The IC (center) is insulated from the heat sink (aluminum sheet) by a thin mica washer and thermal grease.

Building a High-Power Regulator

In the KITPLANES March 2015 issue, I promised to show you how to make a real high-power regulator sufficient to run your iPad and any other device that requires a lot of current from the regulator. I also promised to make it so that your oddball device that required 7.0439854 volts to operate could be used with my design.

Let’s dispel another misconception right now. I’m going to give you the design for a 5-amp regulator. I got quite a few comments like, “This is too much current; you are going to burn up my gimcrack.” I guess the better way of saying it is that I’m going to give you a regulator that will supply up to 5 amps. If your gimcrack only needs half an amp, the regulator will only give it half an amp. A regulator of this kind regulates voltage, not current. It will only supply enough current at the correct voltage to run the gimcrack. Sort of like your 60-amp alternator. It doesn’t force 60 amps through your 1-amp radio, but can supply a total of 60 amps for all your needs if necessary.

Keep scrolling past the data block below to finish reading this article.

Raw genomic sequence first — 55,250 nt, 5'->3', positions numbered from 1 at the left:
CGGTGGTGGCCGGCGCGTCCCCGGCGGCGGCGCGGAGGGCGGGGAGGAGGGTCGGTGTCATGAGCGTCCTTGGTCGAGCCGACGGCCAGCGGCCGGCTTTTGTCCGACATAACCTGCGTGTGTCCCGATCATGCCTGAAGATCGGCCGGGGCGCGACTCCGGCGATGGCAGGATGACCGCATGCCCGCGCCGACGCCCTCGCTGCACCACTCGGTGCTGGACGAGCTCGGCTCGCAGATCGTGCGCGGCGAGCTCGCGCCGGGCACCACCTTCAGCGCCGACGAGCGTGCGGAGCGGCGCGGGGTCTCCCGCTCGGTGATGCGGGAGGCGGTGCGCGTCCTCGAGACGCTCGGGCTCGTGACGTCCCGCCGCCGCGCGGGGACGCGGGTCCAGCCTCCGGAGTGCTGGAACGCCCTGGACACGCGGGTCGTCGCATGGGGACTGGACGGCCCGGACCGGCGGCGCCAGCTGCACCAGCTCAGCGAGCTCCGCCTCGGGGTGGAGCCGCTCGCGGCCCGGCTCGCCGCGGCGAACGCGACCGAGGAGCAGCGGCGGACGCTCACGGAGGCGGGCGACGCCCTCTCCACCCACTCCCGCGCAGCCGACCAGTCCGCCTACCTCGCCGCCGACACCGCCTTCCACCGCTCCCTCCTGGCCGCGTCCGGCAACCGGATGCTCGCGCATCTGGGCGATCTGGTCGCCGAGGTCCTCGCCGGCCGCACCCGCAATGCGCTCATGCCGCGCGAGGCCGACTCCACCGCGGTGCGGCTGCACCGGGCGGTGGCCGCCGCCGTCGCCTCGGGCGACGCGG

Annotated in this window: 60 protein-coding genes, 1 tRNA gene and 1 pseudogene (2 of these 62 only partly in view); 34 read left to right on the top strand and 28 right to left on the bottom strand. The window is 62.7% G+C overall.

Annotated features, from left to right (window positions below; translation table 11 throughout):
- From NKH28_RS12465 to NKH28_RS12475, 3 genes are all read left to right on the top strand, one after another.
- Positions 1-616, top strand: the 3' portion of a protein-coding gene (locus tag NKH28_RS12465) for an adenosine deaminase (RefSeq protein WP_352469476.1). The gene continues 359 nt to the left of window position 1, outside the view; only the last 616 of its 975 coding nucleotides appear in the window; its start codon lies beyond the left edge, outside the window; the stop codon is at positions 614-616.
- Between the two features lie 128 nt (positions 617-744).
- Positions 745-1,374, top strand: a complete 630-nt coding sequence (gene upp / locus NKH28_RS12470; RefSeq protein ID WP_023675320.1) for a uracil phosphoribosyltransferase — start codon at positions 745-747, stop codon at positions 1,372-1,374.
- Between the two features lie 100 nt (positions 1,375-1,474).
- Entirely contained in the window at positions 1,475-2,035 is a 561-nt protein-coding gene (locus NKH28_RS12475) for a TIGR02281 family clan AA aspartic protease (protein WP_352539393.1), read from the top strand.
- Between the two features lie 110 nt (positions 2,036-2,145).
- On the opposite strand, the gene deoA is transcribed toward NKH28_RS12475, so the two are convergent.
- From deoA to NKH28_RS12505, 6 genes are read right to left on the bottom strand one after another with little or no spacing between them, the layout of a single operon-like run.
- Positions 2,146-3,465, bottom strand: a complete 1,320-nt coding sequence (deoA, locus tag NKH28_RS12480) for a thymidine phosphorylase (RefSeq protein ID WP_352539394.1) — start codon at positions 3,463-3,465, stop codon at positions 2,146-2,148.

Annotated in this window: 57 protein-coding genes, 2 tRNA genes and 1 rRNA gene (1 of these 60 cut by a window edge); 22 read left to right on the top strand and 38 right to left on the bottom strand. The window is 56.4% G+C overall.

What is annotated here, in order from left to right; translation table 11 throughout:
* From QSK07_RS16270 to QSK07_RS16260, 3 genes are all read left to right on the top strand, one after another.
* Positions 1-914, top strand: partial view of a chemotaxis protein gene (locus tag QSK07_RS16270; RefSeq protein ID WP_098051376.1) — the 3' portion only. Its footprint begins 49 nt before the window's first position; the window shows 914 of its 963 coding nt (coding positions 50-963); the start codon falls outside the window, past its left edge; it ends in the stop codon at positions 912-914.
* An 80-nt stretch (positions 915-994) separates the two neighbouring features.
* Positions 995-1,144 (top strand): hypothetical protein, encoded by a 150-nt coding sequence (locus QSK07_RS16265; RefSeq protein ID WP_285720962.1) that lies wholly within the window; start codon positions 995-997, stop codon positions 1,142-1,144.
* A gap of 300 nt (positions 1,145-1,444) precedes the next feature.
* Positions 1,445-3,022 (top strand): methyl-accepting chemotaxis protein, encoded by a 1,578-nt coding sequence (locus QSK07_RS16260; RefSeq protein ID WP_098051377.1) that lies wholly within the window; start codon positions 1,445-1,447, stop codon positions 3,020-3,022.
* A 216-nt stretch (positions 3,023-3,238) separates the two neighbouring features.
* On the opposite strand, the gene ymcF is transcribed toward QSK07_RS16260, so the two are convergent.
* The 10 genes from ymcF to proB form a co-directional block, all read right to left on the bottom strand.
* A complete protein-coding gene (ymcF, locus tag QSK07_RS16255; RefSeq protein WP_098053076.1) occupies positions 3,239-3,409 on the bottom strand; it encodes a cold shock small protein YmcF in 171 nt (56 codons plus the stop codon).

Let’s also pick a regulator device to use. I’m very fond of the LM338 series of regulators for several reasons. One is that it is made by a dozen manufacturers, any one of which can go away tomorrow and that leaves lots more inventory. Two is that the device is nearly bulletproof in that you can throw a handful of aluminum shavings on it while it is working, and it will simply shut down until you brush the aluminum away. You can run it hot enough to boil water, and all it will do again is shut down until things cool off. Finally, it is what I call a 6V6 part. For those of you born after the era of vacuum tubes, the 6V6 was one of the best vacuum tubes to come out of the 1930s. Here, 85 years later, the 6V6 is still in production, and you can get as many as you want to fix your WW-II-era Philco wooden cabinet antique. So be it also with the LM338. Your children’s children should be able to get them for their grandkids.

You can use this same basic circuit for 1 amp, 3 amp, and 5 amp IC regulators.

Beating the Heat